For example, when used to displace coal-fired electricity in China, B.C.’s LNG could reduce global emissions equal to British Columbia’s annual emissions. LNG helps countries electrify by providing firm, reliable backup power for renewables. It is also displacing marine bunker oil in the global shipping industry improving both the marine environment and safety.

Our generation is changing how natural gas is developed. B.C.’s natural gas industry has been recognized for having far fewer emissions than natural gas produced in the U.S, and we are constantly looking for ways to reduce emissions even further.

We have a huge opportunity to build an industry our way, benefitting British Columbians, Canadians and the world. We can share our knowledge with the world to help build a better industry globally. It is clear that if we do not produce LNG in B.C., it will be produced by other jurisdictions, with more lenient regulatory standards and much higher greenhouse gas emissions. British Columbians and Canadians would also miss out on the prosperity these projects could bring. For the sake of our citizens, and the health of the world, we cannot let this happen.

With LNG, our generation can help build sustainable prosperity for B.C.

Bryan Cox is the President and CEO of BC LNG Alliance

www.facebook.com

Just Posted

Ucluelet approves RVs as temporary housing solution for fish plant workers

“We are hoping for the best. Everybody has to support each other here.”

Ucluelet Chamber of Commerce champions unique staff housing solution

“It was a win-win situation for all of us.”

Tofino mayor cheers provincial government’s plastics survey

Mayors of Tofino, Victoria, Squamish and Rossland collaborate on letter.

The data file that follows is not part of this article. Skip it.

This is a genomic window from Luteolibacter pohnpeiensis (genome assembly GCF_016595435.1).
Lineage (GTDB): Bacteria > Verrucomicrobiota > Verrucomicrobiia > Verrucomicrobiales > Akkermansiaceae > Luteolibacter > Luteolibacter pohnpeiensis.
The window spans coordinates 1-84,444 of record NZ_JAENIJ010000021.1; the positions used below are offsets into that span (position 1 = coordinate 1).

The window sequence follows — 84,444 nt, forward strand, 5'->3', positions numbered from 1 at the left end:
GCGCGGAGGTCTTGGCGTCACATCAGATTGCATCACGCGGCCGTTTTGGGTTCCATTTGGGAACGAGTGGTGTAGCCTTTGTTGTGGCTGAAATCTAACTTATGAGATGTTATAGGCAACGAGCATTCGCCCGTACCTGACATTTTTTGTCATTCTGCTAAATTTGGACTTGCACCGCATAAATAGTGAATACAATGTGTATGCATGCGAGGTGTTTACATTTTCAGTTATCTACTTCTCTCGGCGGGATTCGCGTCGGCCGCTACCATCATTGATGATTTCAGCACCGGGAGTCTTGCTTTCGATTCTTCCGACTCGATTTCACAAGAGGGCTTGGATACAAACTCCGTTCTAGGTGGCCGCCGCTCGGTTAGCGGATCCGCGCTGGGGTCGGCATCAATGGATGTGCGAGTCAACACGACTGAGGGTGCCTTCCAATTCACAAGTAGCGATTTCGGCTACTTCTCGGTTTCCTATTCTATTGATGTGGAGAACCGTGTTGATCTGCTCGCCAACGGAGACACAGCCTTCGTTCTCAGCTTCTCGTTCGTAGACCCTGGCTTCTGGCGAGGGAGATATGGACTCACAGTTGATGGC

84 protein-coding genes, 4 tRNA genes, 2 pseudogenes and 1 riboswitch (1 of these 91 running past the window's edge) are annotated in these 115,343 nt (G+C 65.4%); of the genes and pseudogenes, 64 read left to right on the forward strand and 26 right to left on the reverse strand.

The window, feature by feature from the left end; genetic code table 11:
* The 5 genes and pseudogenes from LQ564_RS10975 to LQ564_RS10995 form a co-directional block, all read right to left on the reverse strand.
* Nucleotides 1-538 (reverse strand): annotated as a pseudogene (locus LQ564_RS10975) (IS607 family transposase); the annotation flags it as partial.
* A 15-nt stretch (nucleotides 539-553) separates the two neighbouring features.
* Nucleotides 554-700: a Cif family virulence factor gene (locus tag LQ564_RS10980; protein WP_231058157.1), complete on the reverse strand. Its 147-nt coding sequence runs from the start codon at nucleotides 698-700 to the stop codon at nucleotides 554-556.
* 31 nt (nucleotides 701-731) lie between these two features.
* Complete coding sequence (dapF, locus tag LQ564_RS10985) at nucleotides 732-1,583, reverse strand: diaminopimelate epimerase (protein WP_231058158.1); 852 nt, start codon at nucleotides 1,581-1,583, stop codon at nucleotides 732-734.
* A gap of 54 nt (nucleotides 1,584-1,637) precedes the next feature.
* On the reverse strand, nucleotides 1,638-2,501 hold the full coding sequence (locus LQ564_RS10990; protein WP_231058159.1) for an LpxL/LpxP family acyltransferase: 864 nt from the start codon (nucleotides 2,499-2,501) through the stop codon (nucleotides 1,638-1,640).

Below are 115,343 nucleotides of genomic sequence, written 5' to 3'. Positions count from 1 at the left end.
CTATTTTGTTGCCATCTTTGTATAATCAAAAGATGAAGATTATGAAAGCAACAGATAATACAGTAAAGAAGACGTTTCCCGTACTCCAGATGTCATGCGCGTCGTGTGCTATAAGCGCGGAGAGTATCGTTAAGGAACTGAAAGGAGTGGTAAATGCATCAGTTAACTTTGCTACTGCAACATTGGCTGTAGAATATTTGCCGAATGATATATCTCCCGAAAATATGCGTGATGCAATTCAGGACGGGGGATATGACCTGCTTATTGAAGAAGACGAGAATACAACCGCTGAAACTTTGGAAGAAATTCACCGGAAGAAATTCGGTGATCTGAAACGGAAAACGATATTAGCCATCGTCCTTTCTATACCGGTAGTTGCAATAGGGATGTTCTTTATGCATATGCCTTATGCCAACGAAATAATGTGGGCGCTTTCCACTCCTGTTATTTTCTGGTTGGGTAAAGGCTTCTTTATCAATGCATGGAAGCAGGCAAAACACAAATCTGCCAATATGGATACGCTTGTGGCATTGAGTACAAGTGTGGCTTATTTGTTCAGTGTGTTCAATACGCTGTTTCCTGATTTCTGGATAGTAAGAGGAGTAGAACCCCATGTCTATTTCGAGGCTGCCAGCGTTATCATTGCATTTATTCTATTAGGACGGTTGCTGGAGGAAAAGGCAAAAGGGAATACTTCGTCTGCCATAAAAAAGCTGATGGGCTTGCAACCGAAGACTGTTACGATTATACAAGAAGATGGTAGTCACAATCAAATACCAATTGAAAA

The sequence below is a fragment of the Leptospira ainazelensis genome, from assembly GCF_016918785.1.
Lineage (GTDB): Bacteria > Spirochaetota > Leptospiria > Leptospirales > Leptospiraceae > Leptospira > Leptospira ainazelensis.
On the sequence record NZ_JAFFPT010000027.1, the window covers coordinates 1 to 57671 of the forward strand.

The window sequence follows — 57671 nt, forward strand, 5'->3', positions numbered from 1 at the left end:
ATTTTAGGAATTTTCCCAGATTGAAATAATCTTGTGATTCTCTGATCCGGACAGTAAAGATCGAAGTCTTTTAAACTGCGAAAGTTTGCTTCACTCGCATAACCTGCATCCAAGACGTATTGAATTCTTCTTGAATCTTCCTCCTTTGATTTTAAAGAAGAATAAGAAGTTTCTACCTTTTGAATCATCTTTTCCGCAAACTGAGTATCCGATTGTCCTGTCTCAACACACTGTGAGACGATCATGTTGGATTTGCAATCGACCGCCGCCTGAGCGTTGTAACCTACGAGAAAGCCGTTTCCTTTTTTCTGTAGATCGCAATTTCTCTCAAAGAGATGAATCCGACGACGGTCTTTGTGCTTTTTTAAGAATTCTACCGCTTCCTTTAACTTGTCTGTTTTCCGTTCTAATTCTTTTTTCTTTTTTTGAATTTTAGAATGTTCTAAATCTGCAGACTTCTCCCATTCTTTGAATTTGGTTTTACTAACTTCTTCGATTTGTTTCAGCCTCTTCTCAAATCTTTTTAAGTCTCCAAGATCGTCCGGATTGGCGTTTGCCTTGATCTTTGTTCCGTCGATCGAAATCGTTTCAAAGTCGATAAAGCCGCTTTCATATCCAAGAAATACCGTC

Youth lead Ucluelet Cemetery nameplate project

Students navigate maps and scour local archives over three years to honour deceased.

B.C. sockeye returns drop as official calls 2019 ‘extremely challenging’

Federal government says officials are seeing the same thing off Alaska and Washington state

Expanded support to help B.C. youth from care attend university still falling short

Inadequate support, limited awareness and eligibility restrictions some of the existing challenges

Ethnic media aim to help maintain boost in voting by new Canadians

Statistics Canada says new Canadians made up about one-fifth of the voting population in 2016

Cross-examination begins for B.C. dad accused of killing young daughters

Andrew Berry is charged in the deaths of six-year-old Chloe and four-year-old Aubrey in 2017

Dog attacked by river otters, Penticton owner says

Marie Fletcher says her dog was pulled underwater by four river otters in the Penticton Channel

BC SPCA overwhelmed with cats, kittens needing homes

Large number of cruelty investigations, plus normal ‘kitten season’ to blame

Wife charged in husband’s death in Sechelt

Karin Fischer has been charged with second-degree murder in the death of her husband, Max

B.C. Hydro applies for rare cut in electricity rates next year

Province wrote off $1.1 billion debt to help reverse rate increase

Most Read